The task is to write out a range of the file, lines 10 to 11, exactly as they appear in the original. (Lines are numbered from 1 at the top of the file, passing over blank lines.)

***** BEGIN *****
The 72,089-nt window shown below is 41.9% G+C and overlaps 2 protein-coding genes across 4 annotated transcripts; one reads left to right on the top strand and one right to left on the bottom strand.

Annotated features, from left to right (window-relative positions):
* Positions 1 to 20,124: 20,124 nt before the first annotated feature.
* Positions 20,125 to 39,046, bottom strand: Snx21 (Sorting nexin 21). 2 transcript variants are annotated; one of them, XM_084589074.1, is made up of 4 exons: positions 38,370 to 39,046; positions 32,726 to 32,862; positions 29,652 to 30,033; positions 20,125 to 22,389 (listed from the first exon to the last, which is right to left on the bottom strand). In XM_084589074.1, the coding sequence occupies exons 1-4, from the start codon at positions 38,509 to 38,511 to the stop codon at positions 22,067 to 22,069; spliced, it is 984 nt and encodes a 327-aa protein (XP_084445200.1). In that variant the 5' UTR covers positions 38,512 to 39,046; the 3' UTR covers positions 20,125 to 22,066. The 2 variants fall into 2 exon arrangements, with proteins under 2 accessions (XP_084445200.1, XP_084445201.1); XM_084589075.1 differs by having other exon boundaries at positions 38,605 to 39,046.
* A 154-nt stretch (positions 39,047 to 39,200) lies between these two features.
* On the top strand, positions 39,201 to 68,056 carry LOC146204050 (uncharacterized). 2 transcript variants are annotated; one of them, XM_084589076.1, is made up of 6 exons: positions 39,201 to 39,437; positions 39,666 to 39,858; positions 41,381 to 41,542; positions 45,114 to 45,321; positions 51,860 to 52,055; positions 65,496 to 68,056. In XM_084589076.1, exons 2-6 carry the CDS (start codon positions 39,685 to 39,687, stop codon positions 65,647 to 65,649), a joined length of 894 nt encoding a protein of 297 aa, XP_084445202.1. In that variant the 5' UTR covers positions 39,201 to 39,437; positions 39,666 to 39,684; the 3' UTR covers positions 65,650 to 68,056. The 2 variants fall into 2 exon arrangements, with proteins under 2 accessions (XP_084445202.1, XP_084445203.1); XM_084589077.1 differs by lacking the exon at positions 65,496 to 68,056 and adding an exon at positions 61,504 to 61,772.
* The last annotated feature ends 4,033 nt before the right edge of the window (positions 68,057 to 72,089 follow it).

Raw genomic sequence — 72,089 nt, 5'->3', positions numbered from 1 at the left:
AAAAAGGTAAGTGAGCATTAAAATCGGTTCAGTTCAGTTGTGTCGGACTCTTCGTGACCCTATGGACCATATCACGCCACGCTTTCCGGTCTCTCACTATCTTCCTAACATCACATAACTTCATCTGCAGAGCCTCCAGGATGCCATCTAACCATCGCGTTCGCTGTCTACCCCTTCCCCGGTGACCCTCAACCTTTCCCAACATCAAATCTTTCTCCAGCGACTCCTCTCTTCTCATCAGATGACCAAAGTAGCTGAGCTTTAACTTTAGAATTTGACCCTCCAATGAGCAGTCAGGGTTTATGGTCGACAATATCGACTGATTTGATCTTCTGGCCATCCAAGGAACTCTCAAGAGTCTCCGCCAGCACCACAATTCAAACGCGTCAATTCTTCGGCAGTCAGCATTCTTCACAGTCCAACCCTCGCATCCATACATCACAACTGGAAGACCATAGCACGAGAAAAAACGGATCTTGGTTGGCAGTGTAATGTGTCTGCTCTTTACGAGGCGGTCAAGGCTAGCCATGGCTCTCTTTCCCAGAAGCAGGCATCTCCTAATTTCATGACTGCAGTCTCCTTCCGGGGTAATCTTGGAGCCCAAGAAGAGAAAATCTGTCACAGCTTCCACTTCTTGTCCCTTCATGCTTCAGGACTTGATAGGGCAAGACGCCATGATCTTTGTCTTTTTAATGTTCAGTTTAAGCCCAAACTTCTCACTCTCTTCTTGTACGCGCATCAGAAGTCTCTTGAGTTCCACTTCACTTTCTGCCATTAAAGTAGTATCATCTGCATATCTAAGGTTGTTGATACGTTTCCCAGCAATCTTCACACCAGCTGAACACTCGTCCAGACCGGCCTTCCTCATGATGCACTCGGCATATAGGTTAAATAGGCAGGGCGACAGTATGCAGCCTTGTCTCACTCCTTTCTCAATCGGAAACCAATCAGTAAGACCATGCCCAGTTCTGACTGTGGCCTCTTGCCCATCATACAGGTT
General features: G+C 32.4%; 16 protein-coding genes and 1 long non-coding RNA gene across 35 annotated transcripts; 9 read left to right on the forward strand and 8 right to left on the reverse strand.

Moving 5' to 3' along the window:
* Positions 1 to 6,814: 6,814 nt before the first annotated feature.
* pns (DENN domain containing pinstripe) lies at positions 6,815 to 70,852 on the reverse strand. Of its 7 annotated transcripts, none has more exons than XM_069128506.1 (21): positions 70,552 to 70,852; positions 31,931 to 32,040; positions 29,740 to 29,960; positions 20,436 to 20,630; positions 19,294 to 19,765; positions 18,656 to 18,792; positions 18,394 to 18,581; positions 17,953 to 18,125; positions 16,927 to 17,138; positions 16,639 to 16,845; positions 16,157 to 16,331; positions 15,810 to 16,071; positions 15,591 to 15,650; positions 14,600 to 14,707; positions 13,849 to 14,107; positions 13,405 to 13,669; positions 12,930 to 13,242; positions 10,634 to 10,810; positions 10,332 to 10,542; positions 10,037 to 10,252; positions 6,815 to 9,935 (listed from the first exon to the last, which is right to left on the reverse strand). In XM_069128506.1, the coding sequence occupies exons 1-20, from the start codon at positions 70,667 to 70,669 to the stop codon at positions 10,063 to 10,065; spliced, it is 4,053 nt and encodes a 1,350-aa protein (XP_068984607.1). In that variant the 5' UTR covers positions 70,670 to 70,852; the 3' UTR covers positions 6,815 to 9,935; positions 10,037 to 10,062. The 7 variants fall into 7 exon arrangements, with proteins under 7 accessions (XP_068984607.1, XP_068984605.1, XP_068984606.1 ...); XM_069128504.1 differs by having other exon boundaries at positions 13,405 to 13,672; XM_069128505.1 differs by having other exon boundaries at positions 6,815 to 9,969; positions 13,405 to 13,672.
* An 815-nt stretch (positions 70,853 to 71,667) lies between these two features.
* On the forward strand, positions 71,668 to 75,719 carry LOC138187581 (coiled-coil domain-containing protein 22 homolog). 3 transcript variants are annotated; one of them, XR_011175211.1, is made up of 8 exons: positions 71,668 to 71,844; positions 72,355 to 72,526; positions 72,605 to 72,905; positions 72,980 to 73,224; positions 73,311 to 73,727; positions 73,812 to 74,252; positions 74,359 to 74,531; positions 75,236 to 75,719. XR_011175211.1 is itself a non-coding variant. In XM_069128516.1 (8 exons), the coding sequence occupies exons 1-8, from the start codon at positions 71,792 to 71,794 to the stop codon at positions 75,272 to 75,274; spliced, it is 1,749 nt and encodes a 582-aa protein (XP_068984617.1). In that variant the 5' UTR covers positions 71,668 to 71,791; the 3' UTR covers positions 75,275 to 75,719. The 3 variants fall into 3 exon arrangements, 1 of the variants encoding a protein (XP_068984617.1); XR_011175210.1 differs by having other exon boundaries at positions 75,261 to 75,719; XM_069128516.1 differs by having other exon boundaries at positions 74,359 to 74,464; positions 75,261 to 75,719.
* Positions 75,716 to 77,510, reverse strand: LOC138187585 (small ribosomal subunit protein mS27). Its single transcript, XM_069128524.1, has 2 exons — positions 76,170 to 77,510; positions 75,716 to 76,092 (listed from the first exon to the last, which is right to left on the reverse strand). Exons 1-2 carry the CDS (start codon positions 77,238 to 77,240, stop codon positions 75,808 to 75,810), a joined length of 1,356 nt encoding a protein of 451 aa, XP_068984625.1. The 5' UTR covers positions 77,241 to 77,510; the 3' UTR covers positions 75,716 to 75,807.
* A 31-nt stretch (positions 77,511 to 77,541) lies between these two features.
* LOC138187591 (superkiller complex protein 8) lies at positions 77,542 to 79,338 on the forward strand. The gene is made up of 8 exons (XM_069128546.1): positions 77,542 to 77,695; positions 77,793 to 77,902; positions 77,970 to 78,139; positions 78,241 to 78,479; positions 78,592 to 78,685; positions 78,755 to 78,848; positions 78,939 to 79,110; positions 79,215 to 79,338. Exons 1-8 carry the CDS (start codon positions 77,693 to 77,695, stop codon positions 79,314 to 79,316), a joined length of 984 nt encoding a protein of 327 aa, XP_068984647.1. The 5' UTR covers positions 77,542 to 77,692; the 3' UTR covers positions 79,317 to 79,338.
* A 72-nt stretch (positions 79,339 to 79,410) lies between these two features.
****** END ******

General features: G+C 32.4%; 16 protein-coding genes and 1 long non-coding RNA gene across 35 annotated transcripts; 9 read left to right on the forward strand and 8 right to left on the reverse strand.

Moving 5' to 3' along the window: